Passiflora organensis | The Italian Collection of Maurizio Vecchia

Passiflora organensis, information, classification, temperatures. etymology of Passiflora organensis. Discover the Italian Passiflora Collection by Maurizio Vecchia.

Passiflora organensis | The Italian Collection of Maurizio Vecchia

Systematics (J. Macdougal et al., 2004)

SUBGENUS: decaloba
SECTION: decaloba


Organ Mountains, Brazil.




P. maculifolia Mast., P. organensis var. marmorata  Mast.,  P. porophylla Vell.


Denominazione di origine geografica: montagne Organ, Brazile.



P. organensis var. marmorata (syn. P. porophylla following the revision of its name) has very colourful leaves with an unusual shape. They are in fact bilobate with a truncated upper margin. Sometimes there is a hint of a third central lobe. The texture is slightly leathery and the blade is shiny and bright.

On their dark green surface, nature has enjoyed painting red and yellow spots and streaks that follow the course of the two external ribs. This coloured marbling, despite having an undefined outline, runs across the leaf in such a regular and precise way, it seems to want to highlight the lines of the veins themselves. On some leaves it is completely yellow, on others red, and on still others the two colours combine or blend into each other. This depends on the growth phase of the leaves themselves: when young they tend to be red, turning progressively yellow as they age. More or less intense light also has an influence on accentuating or modifying the shades and colours.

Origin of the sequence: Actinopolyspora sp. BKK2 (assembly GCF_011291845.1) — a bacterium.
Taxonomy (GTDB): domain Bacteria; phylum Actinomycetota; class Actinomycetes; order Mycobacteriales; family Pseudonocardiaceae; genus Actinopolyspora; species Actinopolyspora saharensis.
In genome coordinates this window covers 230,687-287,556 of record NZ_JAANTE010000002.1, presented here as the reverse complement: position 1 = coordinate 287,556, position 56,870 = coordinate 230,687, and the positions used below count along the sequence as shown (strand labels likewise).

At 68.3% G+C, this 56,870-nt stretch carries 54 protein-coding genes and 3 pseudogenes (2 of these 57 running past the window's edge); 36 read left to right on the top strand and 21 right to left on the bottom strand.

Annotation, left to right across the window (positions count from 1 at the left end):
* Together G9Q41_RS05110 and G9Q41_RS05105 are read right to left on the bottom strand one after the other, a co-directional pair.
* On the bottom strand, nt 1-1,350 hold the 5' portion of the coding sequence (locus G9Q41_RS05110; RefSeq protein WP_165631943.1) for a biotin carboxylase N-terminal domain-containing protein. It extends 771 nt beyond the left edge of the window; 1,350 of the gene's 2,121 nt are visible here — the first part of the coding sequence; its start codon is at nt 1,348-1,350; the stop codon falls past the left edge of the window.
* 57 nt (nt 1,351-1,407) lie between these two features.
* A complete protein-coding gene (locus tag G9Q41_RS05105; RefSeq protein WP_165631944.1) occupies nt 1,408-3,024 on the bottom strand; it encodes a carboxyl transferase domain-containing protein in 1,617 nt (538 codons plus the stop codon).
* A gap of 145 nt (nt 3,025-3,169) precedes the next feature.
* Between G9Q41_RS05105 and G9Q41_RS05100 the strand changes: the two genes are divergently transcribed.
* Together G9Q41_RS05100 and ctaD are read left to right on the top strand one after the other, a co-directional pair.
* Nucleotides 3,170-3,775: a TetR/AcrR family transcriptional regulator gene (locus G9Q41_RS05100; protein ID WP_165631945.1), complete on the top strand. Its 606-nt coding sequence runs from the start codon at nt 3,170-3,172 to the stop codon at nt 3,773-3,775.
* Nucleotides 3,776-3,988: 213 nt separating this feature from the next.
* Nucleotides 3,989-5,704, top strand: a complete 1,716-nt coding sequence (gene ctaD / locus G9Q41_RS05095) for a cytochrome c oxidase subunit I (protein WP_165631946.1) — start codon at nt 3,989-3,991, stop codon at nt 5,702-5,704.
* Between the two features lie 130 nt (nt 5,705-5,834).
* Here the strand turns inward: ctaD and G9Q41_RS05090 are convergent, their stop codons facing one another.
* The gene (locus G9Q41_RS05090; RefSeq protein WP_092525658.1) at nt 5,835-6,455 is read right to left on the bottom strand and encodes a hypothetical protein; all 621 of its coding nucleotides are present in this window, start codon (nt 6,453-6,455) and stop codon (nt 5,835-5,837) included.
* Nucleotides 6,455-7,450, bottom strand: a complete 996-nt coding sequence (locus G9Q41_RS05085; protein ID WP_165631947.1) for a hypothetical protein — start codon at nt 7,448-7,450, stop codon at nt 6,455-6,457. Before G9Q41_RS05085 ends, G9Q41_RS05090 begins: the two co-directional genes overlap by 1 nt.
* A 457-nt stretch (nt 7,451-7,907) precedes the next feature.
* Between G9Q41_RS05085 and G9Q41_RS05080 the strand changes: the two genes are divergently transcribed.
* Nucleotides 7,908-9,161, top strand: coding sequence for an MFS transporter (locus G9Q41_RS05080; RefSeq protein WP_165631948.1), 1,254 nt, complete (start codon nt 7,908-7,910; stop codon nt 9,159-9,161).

This climber grows in a dense, branched fashion, at times acquiring a precious brocade fabric appearance.

Those who want to grow this passionflower will therefore have to design suitable support to enhance the beauty of its foliage. Rather than a three-dimensional shape such as an obelisk, I would recommend the espalier approach in order to extend the foliage over a flat surface. Growth, in the beginning, must be guided with care in order to arrange the main shoots at suitable distances along the supports. We must then let nature take its course. The leaves will arrange and orient themselves spontaneously and elegantly. Removing the apical buds, especially in slightly bare specimens, will serve to stimulate the growth of lateral branches with a considerable increase in the number of leaves.

Don't expect particularly interesting flowers from P. organensis var. marmorata (P. maculifolia). As is often the case, when the leaves are showy, the flowers are almost insignificant. The flower reaches a size of about 4 cm and has sepals, petals and a corona of cream-coloured filaments with purple hues.

The cultivation rules for this plant are simple: it requires rich, well-drained soil, being very careful not to overdo the watering as it suffers from stagnant water at the roots. It needs a bright, warm position, even in winter, although it can tolerate drops in temperature to around 6-7°C.

I believe that P. maculifolia is an ideal houseplant due to its spectacular and showy appearance.

The safest method of propagation is from cuttings. Propagating from seed, in fact, may produce plants with poorly accentuated colours.